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April 8–10, 2021
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NC State celebrates 70 years of nuclear engineering education
An early picture of the research reactor building on the North Carolina State University campus. The Department of Nuclear Engineering is celebrating the 70th anniversary of its nuclear engineering curriculum in 2020–2021. Photo: North Carolina State University
The Department of Nuclear Engineering at North Carolina State University has spent the 2020–2021 academic year celebrating the 70th anniversary of its becoming the first U.S. university to establish a nuclear engineering curriculum. It started in 1950, when Clifford Beck, then of Oak Ridge, Tenn., obtained support from NC State’s dean of engineering, Harold Lampe, to build the nation’s first university nuclear reactor and, in conjunction, establish an educational curriculum dedicated to nuclear engineering.
The department, host to the 2021 ANS Virtual Student Conference, scheduled for April 8–10, now features 23 tenure/tenure-track faculty and three research faculty members. “What a journey for the first nuclear engineering curriculum in the nation,” said Kostadin Ivanov, professor and department head.
Yassin A. Hassan, Changwoo Kang
Nuclear Technology | Volume 180 | Number 2 | November 2012 | Pages 159-173
Technical Paper | Fission Reactors | dx.doi.org/10.13182/NT12-A14631
Articles are hosted by Taylor and Francis Online.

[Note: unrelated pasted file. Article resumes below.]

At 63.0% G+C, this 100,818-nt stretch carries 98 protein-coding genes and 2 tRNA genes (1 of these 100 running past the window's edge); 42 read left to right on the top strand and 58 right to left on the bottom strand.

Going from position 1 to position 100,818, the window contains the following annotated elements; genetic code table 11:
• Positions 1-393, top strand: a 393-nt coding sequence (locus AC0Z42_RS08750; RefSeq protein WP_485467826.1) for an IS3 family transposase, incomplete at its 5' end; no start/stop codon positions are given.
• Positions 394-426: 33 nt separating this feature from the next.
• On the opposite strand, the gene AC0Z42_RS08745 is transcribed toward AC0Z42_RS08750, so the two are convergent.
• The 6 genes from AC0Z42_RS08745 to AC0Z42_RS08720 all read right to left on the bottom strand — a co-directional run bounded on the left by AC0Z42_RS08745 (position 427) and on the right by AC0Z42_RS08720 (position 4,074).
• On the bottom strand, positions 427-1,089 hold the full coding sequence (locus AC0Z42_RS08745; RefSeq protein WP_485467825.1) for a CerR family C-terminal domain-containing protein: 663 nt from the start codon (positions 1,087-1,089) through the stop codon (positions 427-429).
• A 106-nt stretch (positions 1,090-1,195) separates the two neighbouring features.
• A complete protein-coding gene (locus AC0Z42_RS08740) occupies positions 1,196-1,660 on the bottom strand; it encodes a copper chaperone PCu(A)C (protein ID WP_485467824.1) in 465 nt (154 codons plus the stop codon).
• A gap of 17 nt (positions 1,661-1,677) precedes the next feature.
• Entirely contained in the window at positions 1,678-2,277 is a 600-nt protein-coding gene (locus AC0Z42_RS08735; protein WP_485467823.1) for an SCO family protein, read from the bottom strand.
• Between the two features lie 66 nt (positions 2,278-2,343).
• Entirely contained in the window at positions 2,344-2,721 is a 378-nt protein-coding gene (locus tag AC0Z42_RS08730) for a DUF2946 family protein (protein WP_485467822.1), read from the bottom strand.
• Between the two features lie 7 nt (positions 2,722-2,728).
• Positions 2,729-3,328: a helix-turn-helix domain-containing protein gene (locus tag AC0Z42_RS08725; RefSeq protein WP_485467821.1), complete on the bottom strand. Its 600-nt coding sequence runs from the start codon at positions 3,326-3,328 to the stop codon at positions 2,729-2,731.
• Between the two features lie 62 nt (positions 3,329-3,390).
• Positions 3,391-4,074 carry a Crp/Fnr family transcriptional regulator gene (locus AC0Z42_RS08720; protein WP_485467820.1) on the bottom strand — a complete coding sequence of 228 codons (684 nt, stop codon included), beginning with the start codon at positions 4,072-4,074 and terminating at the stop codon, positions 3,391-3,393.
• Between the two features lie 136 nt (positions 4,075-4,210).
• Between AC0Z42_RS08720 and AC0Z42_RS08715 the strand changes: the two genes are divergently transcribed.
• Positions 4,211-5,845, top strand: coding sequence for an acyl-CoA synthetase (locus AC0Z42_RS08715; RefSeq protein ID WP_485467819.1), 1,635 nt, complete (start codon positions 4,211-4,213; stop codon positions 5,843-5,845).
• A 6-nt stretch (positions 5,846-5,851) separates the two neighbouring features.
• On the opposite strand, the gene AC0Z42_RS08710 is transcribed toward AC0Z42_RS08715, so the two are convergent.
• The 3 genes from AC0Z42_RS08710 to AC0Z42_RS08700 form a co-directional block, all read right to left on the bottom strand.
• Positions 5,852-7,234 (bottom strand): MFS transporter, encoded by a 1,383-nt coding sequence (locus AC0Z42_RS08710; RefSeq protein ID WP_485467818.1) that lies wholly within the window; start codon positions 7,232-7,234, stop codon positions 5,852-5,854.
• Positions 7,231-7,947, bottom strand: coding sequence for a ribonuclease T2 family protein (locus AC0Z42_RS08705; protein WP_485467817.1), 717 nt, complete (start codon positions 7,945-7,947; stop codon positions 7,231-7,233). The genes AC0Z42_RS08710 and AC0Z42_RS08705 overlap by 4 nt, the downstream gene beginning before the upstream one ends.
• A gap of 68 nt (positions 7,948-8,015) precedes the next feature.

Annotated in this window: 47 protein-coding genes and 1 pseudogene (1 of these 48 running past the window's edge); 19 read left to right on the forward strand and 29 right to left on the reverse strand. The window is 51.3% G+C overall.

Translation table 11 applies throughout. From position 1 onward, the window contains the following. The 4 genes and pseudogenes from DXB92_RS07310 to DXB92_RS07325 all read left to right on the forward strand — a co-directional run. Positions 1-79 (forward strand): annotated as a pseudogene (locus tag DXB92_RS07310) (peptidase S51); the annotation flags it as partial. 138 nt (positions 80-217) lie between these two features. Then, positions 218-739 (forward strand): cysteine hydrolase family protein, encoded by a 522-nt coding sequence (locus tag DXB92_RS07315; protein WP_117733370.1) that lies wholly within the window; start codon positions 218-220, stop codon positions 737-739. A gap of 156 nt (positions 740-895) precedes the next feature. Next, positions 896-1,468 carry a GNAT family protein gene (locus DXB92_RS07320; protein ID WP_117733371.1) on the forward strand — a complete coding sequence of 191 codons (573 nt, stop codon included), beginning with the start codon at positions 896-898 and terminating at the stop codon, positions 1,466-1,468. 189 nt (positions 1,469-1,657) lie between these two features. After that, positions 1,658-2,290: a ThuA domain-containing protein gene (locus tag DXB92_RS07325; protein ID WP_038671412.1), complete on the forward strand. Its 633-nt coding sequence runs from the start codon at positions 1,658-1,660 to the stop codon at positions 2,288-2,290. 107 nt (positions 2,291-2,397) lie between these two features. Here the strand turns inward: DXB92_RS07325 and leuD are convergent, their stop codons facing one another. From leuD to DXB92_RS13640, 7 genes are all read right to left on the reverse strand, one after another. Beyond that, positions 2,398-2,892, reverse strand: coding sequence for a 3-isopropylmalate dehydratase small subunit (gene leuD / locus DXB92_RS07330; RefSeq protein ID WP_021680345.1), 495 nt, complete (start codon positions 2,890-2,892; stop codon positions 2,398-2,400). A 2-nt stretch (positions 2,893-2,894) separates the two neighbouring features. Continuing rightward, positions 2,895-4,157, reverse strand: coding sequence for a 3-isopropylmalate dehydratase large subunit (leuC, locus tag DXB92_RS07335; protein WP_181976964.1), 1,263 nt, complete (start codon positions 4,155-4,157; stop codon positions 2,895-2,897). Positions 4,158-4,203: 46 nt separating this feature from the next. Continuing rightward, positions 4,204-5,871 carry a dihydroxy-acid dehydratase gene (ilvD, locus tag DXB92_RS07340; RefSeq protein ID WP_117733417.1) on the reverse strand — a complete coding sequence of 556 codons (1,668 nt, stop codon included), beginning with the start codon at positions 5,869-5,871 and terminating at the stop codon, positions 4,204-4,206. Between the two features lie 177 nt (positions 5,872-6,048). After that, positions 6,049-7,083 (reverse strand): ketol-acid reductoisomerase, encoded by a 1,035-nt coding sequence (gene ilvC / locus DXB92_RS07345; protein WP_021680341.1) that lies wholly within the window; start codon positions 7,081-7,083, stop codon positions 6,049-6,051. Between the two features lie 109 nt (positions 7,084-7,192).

Pressure drops over a packed bed of a pebble bed reactor were investigated. Measurements of porosity and pressure drop over the bed were carried out in a cylindrical packed-bed facility. Air and water were used for the working fluids. There are several parameters influencing the pressure drop in packed beds. One of the most important factors is the wall effect. The inhomogeneous porosity distribution in the bed and the additional wetted surface introduced by the wall cause variation of the pressure drop. The importance of wall effects and porosity can be explained by using different bed-to-particle-diameter ratios. Four different bed-to-particle-diameter ratios were used in these experiments (D/dp = 19, 9.5, 6.33, and 3.65). A comparison is made between the predictions by a number of empirical correlations including the Ergun equation (1952) and that of the Nuclear Safety Standards Commission (KTA) in the literature. Analysis of the data indicates the importance of the bed-to-particle-size ratio on the pressure drop. The comparison between the present and the existing correlations showed that the pressure drop of large bed-to-particle-diameter ratios (D/dp = 19, 9.5, and 6.33) matched very well with the original KTA correlation. However, the published correlations cannot be expected to predict accurate pressure drop for certain conditions, especially for pebble beds with D/dp 5. An improved correlation was obtained for a small bed-to-particle-diameter ratio by fitting the coefficients of that equation to experimental databases.